Give Me That Mountain

God Hears All Our Prayers Even If He Doesn’t Seem to Answer Them All

Prayer on the Move. Day two...

Wouldn't it be great if God would hear all of our prayers and answer them? That would make Him the ultimate vending machine… and us the ultimate mess.

In bitter divorce cases wouldn't both parties be dead if God answered each of their prayers? Wouldn't the U.S. have a tremendous shortage of workers, if God answered the prayers of the workforce about their jobs? And if God answered the voters' prayers (at least mine) about government, wouldn't most of the bureaucrats in Washington, D.C. be looking for employment in the private sector?

junk food

And then we wonder why God doesn't seem to hear our prayers.

I remember a time, many years ago, when I left the production area of my furniture factory in total frustration and anger (because a bunch of my employees had messed up, and cost me a bunch of money I didn't have). I went into my office, closing the door behind me, and yelled out, “God, would You just kill all these people and send them to hell?” It wasn't but just a few days later however, when I made a huge mistake of my own, costing me much more than the mistake of my employees.

Thank God that He doesn't seem to hear all of our prayers—or at least answer all of them.

But let's take a look at the serious side of this subject. Does God ever refuse to hear our prayers? The Bible seems to say so.

If I regard iniquity in my heart, the Lord will not hear me…. (Psalm 66:18 Amp Bible)

When you spread out your hands, I will hide my eyes from you; even though you make many prayers, I will not listen; your hands are full of blood. (Isaiah 1:15 ESV)

Behold, the LORD's hand is not shortened, that it cannot save, or his ear dull, that it cannot hear; but your iniquities have made a separation between you and your God, and your sins have hidden his face from you so that he does not hear. (Isaiah 59:1–2 ESV)

There are other Old Testament passages, as well, which indicate that God closed His ears to certain people.

So, does God truly turn a deaf ear to some of us, or to some of our prayers? The answer was “Yes,” but is now “No.”

Under the old covenant, the Israelites had priests to make intercession for them when they screwed up. But before the old covenant was made God dealt directly with the people (and sometimes during old covenant times).

There are many accounts in the Old Testament when God wiped out large numbers of men, women, and children in dealing with disobedience. The flood is one such account. And don't you think there were a lot of people praying when the water was up to their chins? But God wasn't listening.

While it is good to understand the workings of the old covenant, we no longer live under that covenant. We live under a new covenant, and His name is Jesus. He changed everything.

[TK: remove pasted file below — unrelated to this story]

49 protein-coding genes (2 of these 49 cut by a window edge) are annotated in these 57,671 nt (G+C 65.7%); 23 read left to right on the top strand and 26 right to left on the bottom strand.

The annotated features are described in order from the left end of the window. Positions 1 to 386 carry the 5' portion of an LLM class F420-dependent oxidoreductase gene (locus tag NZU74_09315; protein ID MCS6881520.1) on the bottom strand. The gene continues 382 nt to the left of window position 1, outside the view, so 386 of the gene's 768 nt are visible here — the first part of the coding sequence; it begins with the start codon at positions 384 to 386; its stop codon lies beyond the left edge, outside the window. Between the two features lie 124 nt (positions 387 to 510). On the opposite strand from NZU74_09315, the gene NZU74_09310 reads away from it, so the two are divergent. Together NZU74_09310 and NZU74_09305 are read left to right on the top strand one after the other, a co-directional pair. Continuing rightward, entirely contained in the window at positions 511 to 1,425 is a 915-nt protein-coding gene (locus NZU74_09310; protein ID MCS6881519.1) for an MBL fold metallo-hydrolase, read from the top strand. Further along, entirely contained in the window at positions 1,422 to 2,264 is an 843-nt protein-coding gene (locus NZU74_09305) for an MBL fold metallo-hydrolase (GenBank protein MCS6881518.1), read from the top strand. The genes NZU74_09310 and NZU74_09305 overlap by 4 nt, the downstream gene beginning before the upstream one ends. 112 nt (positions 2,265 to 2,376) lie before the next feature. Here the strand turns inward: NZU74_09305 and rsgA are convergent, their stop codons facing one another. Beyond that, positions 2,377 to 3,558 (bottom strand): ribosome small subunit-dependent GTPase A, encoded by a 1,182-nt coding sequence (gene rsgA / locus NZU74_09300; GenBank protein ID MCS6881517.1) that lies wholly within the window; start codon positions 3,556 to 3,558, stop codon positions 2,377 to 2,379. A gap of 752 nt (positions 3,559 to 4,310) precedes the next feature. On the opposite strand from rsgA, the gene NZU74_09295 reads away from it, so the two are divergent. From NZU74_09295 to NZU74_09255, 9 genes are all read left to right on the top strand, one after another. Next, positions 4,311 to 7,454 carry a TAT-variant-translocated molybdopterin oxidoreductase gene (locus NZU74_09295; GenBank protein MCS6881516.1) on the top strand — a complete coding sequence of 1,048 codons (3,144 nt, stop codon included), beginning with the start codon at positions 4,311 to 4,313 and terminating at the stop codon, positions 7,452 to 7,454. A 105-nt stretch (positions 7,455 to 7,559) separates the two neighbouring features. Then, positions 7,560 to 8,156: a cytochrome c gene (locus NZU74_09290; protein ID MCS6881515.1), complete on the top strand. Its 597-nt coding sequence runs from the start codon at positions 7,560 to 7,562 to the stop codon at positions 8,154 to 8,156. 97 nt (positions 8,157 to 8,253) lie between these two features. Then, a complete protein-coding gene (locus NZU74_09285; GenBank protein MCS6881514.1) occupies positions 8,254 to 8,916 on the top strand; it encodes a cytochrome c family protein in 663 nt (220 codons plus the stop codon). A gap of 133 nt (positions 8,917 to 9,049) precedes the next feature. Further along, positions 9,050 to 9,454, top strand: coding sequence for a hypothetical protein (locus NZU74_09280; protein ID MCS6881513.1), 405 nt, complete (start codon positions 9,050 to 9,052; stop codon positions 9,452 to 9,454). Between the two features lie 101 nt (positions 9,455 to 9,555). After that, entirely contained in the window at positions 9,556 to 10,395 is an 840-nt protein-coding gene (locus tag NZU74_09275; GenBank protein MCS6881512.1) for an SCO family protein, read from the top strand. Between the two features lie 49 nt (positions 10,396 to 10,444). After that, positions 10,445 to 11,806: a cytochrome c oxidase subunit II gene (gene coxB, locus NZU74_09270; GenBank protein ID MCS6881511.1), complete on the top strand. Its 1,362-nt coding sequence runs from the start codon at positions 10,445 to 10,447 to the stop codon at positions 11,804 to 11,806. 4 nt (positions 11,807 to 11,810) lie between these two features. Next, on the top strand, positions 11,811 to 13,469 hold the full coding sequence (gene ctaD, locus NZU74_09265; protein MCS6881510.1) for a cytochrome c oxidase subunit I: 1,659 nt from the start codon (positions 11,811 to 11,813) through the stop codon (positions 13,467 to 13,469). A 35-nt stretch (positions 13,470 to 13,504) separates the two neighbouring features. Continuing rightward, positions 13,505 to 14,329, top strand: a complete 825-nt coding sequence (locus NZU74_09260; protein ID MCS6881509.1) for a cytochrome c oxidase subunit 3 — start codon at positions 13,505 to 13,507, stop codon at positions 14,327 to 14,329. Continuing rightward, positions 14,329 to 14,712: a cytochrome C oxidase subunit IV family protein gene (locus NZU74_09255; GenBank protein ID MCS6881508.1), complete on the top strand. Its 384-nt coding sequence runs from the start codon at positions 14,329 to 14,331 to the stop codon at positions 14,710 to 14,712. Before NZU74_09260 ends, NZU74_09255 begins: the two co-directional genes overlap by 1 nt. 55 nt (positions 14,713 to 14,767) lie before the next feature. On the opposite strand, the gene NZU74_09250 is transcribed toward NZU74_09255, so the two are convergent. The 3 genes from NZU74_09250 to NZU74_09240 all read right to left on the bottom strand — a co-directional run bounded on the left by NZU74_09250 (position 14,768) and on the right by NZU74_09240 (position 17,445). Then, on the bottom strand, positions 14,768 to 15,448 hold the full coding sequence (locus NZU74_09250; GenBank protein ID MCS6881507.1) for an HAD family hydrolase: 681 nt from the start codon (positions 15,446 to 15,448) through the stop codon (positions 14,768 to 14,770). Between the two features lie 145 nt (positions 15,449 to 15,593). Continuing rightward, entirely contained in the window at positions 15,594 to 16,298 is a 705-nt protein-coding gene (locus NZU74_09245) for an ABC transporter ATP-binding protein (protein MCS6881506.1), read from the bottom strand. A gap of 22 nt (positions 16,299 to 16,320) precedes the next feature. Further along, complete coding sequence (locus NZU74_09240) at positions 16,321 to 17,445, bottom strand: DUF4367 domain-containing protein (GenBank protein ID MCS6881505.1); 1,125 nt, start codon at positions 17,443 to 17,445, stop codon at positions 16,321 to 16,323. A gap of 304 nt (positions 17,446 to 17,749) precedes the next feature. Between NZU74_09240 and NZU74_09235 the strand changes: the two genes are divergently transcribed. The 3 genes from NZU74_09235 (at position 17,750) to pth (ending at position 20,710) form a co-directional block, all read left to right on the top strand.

So I don't like the question “Why doesn't God hear my prayers?” for two reasons: First of all, it's no longer a legitimate question. And secondly, this question kills conversation with God.

It's not a legitimate question, because God does hear our prayers. He may not answer, for reasons we'll get into later, but He does hear.

I only know of only one passage in the New Testament, possibly suggesting that God turns a deaf ear toward certain people:

In the same way, you husbands must give honor to your wives. Treat your wife with understanding as you live together. She may be weaker than you are, but she is your equal partner in God's gift of new life. Treat her as you should so your prayers will not be hindered. (1 Peter 3:7 NLT)

“Hindered” as used in this verse means “to cut off or cut out, i.e. cut off the occasion,” which could be interpreted as God not hearing the prayers of a husband living in strife with his wife.

But I don't think God is doing the “cutting off.” It's more like the husband is “cutting off his nose to spite his own face.” A husband, who doesn't have a clue about effectively communicating with his own wife in the most intimate of human relationships, simply cannot have a clue about communicating with God on an even more intimate level.

No… God hears all prayers. After all, He is drawing all people unto Himself (see John 12:32). And if He is drawing everyone (and that means everyone) to Himself, He logically has to be aware of all people and where they are in seeking Him. Whether flippant, serious, or just curious… He hears all our prayers. He does not always answer them but He hears them.

The second reason I don't like the question “Why doesn't God hear my prayers?” is because it kills conversation. If I don't think He is listening then I'm going to quit talking.

There's a big difference between talking to someone who refuses to listen, and talking to someone who wants to listen but can't. If I am speaking to someone who refuses to listen, then what is the point of trying to stay with the conversation? That person is not going to hear anything I say, no matter how I say it. If however, I am speaking to someone who I know wants to listen but for some reason can't, then I have an opportunity to stay with the conversation and adjust what I'm trying to say in a different way, so he or she can understand me.

When you speak to Him, please understand that God hears you every time. It's not that He refuses to hear you; He just may not be able to respond because you are asking for something that is destructive toward you or toward someone else.

So if you're not hearing from God, please know that He is hearing from you. Don't lose hope. Stay with the conversation.

Have a good day,
Mike

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